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How To Survive The Trotro In Ghana

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Learning to ride the tro-tro is necessary when visiting Ghana. Photo courtesy of Rachel Zack.

Arriving into Africa from my home region of New York, I was immediately overwhelmed by the sites and sounds of Africa. Experiencing standstill traffic and air saturated with diesel fuel while hawkers (men carrying goods and women selling merchandise from their heads) bang on the taxi window and try to get you to buy an apple, a plunger, an Etcha-Sketch, or a sponge. Locals shout “oburoni!” (foreigner) at you as they try to get your attention and maybe even chat with you. Luckily, you are safe in your taxi.

However, if you are going to be staying in Ghana for more than a day or two, it is likely you are going to end up having to take a trotro, especially if you don’t want to keep paying the “oburoni” price for cabs, which can sometimes even be five times higher than what a local pays.

Trotros can be intimidating, and when I first laid eyes on one amidst the shouting Ghanians and Indie 500-style drivers, I vowed I would walk to another city before boarding one. But when blistered toes and a dwindling wallet got the best of me, I decided to learn how to take this daunting method of public transportation.

1. It’s Usually Easier To Travel In Small Groups

Even though they pack trotros to capacity (don’t be surprised if you have a very squishy ride with someone who may or may not be wearing deodorant), if you are with a large group you may find yourself waiting hours for a trotro that can fit you and your friends. That being said, if you are leaving the city and taking one of the trotros where you must buy your ticket before boarding you’ll have an easier time fitting. If not, you can wait for the next trotro to arrive. Just be aware there aren’t set times for these vehicles.

2. Bring A Book

If you are going a far distance on the trotro, for example, traveling from Accra to Cape Coast, you will purchase your ticket before boarding. In these cases, the trotros do not leave until they are full. This could take 10 minutes, or this could take 3 hours (as I have experienced when going from Accra to Hohoe in the Volta Region). Bring activities to keep yourself occupied.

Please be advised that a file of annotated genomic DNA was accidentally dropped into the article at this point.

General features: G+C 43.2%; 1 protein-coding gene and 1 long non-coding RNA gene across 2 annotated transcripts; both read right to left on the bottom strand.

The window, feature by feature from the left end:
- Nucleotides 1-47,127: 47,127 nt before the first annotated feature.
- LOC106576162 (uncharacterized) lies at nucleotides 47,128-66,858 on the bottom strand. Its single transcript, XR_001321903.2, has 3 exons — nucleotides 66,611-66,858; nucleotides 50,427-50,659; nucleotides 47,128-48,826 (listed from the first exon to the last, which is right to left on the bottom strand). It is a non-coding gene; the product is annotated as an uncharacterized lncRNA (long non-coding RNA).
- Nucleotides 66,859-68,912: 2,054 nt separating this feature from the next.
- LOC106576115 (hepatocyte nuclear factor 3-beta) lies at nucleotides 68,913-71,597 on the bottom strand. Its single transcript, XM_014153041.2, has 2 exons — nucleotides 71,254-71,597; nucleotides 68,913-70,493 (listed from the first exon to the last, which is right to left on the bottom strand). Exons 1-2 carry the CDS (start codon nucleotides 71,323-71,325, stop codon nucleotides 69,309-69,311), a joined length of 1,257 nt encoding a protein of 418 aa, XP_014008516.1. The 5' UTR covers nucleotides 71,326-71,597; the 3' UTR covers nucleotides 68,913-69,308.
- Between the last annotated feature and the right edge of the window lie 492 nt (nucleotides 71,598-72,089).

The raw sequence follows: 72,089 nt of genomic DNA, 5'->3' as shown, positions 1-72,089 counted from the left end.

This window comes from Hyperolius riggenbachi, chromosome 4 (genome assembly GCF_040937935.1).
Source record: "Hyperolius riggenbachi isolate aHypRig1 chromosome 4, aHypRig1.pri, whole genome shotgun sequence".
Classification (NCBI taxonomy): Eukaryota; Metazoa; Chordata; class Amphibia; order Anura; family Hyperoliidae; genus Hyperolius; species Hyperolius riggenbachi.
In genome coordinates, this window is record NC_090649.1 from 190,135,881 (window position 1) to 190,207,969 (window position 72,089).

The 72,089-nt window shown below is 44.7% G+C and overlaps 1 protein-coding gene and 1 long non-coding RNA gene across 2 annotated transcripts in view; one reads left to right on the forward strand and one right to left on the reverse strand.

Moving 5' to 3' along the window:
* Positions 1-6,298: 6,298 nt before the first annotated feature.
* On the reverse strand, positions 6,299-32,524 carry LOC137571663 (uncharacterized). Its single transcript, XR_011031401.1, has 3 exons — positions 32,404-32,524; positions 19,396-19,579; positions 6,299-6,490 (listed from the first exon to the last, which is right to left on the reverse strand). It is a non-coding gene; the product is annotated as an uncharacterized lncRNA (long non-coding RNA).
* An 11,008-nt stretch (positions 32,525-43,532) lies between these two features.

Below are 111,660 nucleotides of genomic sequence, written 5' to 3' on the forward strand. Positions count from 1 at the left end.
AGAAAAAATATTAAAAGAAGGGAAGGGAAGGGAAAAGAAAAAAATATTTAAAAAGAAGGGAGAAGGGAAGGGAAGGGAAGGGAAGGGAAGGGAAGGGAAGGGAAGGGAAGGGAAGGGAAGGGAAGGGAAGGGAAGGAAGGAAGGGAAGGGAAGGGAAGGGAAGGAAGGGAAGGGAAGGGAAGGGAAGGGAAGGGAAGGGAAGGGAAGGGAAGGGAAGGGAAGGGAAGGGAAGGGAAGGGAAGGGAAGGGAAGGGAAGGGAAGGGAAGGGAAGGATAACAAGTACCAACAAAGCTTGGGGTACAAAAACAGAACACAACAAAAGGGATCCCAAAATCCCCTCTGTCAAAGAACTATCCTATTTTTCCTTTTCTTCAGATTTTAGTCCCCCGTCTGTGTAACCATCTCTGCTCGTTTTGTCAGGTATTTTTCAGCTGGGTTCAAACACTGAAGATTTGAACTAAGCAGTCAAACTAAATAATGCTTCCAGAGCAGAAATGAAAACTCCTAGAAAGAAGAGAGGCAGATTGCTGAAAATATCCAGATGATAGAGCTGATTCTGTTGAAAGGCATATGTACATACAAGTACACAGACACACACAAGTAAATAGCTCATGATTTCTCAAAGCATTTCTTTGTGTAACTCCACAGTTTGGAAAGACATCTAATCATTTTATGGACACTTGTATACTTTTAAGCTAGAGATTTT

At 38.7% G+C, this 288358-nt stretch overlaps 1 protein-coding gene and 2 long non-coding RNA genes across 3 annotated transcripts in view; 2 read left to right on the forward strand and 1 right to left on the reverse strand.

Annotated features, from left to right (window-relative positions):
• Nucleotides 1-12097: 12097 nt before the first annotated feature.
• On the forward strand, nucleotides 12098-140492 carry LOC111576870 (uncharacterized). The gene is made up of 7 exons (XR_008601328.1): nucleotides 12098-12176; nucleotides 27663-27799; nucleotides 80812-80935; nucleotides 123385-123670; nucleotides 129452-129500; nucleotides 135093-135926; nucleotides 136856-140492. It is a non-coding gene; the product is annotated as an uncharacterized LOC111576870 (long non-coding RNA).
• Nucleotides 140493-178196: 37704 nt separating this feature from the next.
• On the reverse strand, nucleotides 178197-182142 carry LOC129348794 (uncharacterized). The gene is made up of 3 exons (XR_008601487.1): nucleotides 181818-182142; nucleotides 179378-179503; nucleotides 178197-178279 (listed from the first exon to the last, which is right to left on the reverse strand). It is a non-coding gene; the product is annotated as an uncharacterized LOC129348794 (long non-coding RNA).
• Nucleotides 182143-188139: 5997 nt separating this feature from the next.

3. For Shorter Distances Pay Onboard

If you are traveling within the same city you can pay while on board the trotro, usually 30-60 pesewas (about $0.08 to $0.25 USD). The money-collector will collect your money while the trotro is in motion, and you can signal with your fingers how many people you are paying for. If you do not know the fare, try watching other people pay and see what kind of change they get back. And, because the fare is usually less than 1 New Ghana Cedi (about $0.41 USD), you can give 1 New Ghana Cedi and that will usually be enough.

4. Keep Your Personal Belongings Close To You

While most of the people I have met on the trotro have been nice, it never hurts to be careful. More than once I have had hawkers ambush a trotro, asking for money and even trying to grab my iPod. Be aware of who is around you and where your things are.

5. Don’t Be Afraid To Ask For Directions

If you are not sure how to get to a certain destination ask the trotro driver. It can be intimidating at first, but they are more than happy to help you. Many of the drivers I asked for directions even walked me to where I needed to go. It can also be helpful to carry a paper and pen in case there is a communication barrier, so you can write down the name of the destination you are looking to go.

6. Use The Bathroom Beforehand

After reading the above tips, it probably won’t surprise you to learn there are no bathrooms on board the trotro. For this reason, it’s imperative to use the toilet before boarding, especially if your journey is a few hours long. In an emergency, you can ask the driver to pull over on the side of the road so you can use Mother Nature as a restroom, but use this as a last resort.

7. Get A Window Seat

The window seat is best not only for the view and for control of the fresh air that comes in, but also because of the hawkers. At every light, hawkers will rush to the window to sell toys, housewares, cosmetics, and, the best part, food and drink. It’s a great way to grab a cheap snack on the go in a local fashion.

Have you ever ridden the tro-tro in Ghana? What tips would you add? What was your experience like? Please share in the comments below.

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Hi, I’m Jessie on a journey!

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